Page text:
In Lebanon, rightist leaders met on Sunday (26 November) the thirty-fifth anniversary of Lebanon's independence from France, to discuss ways of restoring political stability to the country.
GV Leader of Lebanese Pha???gist Party, Pierre Gemay???, arrives at Patriarch of Lebanon's residence and is greeted by religious leaders.
SV INTERIOR Newsmen taking photographs of meeting.
SV & CU From right to left Ge???ayel, Camille Chamoun, Chairman of the Lebanese Front, and patriarch Antoine Khoraiche talking during meeting. (3 SHOTS)
CU Gemayel speaking in Arabic after the meeting.
Lebanon's President Elias Sarkis arrived in Paris on Monday (27 November) for talks with French President Valery Giscard d'Estaing aimed at obtaining arms and other aid to help restore political stability in Lebanon.
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Background: In Lebanon, rightist leaders met on Sunday (26 November) the thirty-fifth anniversary of Lebanon's independence from France, to discuss ways of restoring political stability to the country. After the meeting, the leader of the right-wing Phalangist party, Monsieur Pierre Gemayel, said he was prepared to visit Syria to try to end the conflict between rightists and Syrian forces in Lebanon.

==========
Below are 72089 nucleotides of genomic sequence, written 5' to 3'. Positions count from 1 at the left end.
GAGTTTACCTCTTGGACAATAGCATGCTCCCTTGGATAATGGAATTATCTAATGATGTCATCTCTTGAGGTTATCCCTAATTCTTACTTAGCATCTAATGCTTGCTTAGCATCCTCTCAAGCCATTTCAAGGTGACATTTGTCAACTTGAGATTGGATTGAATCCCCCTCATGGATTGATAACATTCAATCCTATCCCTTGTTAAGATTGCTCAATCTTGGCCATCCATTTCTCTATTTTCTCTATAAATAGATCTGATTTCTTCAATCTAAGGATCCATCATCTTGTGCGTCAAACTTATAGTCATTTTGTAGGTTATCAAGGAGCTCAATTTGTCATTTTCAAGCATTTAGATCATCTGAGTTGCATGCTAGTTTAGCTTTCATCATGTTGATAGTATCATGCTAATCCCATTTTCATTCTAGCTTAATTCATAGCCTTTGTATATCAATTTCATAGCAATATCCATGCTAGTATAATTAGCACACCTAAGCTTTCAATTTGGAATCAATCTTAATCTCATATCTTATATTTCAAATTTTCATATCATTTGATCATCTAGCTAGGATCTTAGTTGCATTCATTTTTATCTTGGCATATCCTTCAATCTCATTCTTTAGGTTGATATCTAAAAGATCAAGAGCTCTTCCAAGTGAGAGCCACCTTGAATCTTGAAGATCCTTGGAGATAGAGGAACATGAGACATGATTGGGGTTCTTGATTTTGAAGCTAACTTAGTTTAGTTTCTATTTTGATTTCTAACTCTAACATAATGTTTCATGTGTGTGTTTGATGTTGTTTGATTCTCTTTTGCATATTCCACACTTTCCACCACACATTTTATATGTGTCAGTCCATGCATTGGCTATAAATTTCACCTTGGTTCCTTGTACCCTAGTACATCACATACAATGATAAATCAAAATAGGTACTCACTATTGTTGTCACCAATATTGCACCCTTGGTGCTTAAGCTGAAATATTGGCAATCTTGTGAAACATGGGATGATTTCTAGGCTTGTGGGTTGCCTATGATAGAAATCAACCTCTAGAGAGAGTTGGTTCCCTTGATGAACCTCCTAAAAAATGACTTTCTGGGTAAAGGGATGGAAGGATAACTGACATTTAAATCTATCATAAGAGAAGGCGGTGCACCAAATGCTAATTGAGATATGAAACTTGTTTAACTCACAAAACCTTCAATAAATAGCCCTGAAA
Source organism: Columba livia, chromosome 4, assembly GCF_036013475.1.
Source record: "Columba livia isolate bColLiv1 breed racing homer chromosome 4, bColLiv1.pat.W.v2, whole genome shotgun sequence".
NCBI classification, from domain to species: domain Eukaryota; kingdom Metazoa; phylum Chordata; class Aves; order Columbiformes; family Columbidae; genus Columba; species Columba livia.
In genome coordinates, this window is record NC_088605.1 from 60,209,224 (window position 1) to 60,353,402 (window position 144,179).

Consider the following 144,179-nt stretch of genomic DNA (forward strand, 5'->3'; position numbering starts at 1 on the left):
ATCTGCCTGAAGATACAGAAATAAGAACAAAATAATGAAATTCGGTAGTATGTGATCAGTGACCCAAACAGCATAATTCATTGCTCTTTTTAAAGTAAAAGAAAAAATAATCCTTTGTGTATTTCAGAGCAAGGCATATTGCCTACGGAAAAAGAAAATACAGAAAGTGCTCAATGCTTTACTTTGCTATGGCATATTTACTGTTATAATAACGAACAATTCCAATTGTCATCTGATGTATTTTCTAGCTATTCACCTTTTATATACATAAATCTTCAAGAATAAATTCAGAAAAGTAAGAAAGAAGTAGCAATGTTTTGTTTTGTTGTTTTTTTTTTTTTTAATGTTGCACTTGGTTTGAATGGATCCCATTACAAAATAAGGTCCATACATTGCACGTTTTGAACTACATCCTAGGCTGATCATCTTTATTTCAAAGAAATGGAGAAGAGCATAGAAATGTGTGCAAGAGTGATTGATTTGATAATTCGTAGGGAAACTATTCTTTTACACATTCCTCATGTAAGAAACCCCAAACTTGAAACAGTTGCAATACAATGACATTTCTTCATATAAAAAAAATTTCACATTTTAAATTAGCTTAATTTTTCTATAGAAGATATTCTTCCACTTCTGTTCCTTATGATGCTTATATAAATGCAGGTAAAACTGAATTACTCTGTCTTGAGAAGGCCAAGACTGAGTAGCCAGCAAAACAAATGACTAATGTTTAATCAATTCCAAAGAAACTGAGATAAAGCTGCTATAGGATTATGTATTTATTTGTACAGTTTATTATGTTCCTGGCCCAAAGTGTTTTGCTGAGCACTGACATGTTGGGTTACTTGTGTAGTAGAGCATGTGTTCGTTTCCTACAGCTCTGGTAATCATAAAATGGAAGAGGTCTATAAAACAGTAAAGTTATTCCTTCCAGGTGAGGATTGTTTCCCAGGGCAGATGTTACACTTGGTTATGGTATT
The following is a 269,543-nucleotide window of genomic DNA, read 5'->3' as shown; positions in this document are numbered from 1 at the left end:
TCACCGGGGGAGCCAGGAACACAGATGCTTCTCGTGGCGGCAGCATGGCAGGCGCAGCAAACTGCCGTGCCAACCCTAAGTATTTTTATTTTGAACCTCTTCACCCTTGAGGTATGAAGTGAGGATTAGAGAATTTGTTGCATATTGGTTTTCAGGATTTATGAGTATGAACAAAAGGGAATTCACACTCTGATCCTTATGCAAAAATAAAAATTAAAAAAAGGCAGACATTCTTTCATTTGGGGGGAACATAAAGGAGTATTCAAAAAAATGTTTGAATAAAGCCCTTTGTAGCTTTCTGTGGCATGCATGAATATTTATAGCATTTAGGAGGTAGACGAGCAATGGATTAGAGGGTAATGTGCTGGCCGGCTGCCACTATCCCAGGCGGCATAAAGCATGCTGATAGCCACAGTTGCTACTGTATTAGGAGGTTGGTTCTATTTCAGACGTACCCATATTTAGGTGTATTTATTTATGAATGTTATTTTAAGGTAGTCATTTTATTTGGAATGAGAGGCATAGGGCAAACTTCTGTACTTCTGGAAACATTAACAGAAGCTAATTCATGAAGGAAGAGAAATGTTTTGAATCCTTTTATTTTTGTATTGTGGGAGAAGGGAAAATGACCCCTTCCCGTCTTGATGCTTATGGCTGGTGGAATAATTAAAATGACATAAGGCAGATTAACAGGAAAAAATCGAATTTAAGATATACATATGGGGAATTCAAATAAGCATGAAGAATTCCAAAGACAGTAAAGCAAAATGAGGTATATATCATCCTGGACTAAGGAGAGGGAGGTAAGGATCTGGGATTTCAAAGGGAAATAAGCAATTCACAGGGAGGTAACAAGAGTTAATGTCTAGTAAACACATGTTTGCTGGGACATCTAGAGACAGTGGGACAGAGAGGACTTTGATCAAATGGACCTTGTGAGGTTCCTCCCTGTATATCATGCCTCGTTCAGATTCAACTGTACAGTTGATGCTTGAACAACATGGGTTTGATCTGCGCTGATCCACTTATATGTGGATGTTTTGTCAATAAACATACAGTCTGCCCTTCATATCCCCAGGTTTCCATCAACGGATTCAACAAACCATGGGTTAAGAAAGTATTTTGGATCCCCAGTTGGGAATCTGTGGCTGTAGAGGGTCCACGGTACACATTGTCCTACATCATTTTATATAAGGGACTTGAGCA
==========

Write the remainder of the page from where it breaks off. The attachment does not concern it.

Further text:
SYNOPSIS: The meeting was in the house of the Maronite pat???arch of Lebanon at Bkerke, north of the capital of Beirut. Monsieur Gemayel was one of three prominent rightist figures to attend. Middle East observers believe M. Gemayel is one of Lebanon's Christian militants showing signs of wanting to patch up differences with Moslem leaders.
M. Gemayel discussed the internal conflict in Lebanon with former President Camille Chamoun, veteran leader of the National Liberal party, and patriarch Antoine Khoraiche. M. Chamoun recently advocated scrapping the Lebanese National Charter, saying that only a federal system could preserve unity and prevent further clashes. Without a federal system, he said, there was no alternative to partitioning the country.
After the meeting, M. Gemayel said partition in Lebanon would be "a catastrophe for everyone". M. Gemayel, who is chief of Lebanon's biggest right-wing militia force, offered to go to Syria to try to end the conflict between the two sides. He also said he was trying to arrange a summit of Lebanese rightists and Moslems, and was confident an agreement on co-existence could be reached at the summit.